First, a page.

4. Know yourself – Take a look at your current habits. Take a look at what has made you fail in the past. Now take a look at what you’ve enjoyed and haven’t enjoyed with other failed experiments, other times you’ve tried to make a lifestyle change. If you don’t like running, don’t force yourself to run every day. If you don’t like lifting weights, don’t force yourself to lift every day. Find things you enjoy to be active and then on occasion add in those things you “know you should be doing.” If you know that you just can’t go to bed without dessert, figure out a healthy treat that satisfies you. If you know that having that “all or nothing” attitude will lead to you failing, DON’T DO IT! Make small changes over time. You know yourself. You know what you like and what you don’t like. Account for those things and then do number 3 and PLAN FOR THEM!
5. Celebrate small success – Lose half a pound? Avoid eating that brownie at work even though you really really wanted it but you knew it would just throw off the rest of your week? CELEBRATE IT! Give yourself recognition for changing. Give yourself credit for breaking a bad habit or moving even just the teensiest bit closer to your goal. Too often people get so focused on their long-term goal that they don’t recognize all the great things that they are doing day in and day out. And that focus on the long-term goal, and them not being there yet, can lead to them getting discouraged and feeling like they are failing. When they aren’t! Because those small things that they are doing day in and day out will add up to one very large success. They just have to be patient! You have to get rid of that NOW NOW NOW attitude and celebrate your small victories!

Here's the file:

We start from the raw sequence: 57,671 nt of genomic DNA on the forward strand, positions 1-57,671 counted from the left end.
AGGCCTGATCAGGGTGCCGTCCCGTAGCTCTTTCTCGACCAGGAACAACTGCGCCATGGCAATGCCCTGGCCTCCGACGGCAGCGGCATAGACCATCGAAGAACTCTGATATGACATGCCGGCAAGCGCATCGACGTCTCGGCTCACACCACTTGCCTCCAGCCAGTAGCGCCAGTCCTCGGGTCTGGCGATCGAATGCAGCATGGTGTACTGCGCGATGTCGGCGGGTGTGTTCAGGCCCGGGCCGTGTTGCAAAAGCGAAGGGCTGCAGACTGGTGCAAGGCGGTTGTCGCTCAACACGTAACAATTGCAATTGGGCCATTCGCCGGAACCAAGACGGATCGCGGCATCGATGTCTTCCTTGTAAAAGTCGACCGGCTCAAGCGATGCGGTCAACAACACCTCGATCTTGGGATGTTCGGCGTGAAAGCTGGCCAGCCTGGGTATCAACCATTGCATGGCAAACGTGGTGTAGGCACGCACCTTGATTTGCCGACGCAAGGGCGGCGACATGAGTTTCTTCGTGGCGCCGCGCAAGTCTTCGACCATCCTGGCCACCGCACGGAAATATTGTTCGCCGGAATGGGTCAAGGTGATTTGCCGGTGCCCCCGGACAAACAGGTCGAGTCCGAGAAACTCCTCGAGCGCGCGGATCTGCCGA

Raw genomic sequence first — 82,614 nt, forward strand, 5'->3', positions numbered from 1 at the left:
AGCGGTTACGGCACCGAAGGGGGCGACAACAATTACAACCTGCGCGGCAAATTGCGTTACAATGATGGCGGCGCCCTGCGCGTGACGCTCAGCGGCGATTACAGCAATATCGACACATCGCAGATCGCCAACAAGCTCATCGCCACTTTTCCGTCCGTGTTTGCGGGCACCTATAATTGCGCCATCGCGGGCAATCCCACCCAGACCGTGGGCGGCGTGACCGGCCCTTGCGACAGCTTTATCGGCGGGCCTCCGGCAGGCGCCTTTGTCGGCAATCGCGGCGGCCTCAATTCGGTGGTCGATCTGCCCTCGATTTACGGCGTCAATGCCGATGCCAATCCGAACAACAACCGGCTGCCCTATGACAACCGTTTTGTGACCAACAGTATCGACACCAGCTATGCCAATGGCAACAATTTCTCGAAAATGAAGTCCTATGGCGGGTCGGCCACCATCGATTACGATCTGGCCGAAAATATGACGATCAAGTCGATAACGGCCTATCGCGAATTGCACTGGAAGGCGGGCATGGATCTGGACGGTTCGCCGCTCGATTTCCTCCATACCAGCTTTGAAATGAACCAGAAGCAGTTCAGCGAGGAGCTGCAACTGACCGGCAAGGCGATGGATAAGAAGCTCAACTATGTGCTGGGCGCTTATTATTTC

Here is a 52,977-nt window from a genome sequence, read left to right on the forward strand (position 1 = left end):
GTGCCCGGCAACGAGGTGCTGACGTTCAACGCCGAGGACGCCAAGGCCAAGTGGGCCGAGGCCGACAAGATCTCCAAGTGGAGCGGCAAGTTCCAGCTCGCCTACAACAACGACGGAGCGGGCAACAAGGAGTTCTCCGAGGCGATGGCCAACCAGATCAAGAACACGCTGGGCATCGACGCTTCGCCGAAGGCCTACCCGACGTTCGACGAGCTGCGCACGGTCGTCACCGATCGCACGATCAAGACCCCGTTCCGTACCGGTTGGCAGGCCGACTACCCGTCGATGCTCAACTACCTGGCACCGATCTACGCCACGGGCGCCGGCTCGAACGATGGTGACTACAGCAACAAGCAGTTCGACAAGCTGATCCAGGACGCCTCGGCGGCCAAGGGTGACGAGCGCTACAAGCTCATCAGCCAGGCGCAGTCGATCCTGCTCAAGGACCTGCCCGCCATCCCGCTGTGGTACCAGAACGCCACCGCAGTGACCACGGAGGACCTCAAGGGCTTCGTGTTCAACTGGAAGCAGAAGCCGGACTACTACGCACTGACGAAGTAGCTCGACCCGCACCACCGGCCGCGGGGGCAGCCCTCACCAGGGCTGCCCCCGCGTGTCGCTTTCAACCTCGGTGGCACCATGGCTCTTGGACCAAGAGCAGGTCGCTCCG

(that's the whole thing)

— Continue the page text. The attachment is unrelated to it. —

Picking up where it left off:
6. Don’t seek perfection – Sorry none of us are perfect. And life and achieving our goals, isn’t about perfection. It is about small forward progress over the weeks, months and even years. It is about NOT being hard on yourself when you slip up. It is about NOT expecting yourself to be perfect. Because when we expect perfection, when we come down on ourselves for one little mistake, that is when we derail all the progress we have made. If you have a cookie or miss a workout, don’t tell yourself your day is ruined. Don’t just give up. Accept that you may just have needed that little deviation and then get right back on track. It isn’t the slip ups that matter, it is how we handle them that has lasting results. One slip up won’t add up but letting that turn into a downward spiral will. Give yourself some room to make mistake and to have “life get in the way.” Because guess what? IT WILL! I even recommend that clients account for plateaus and backslides in their goals. Set a deadline that allows you to not be perfect day in and day out because it just won’t happen. That doesn’t mean you give yourself double the time to accomplish something, but it does mean that you don’t expect yourself to never deviate from the plan.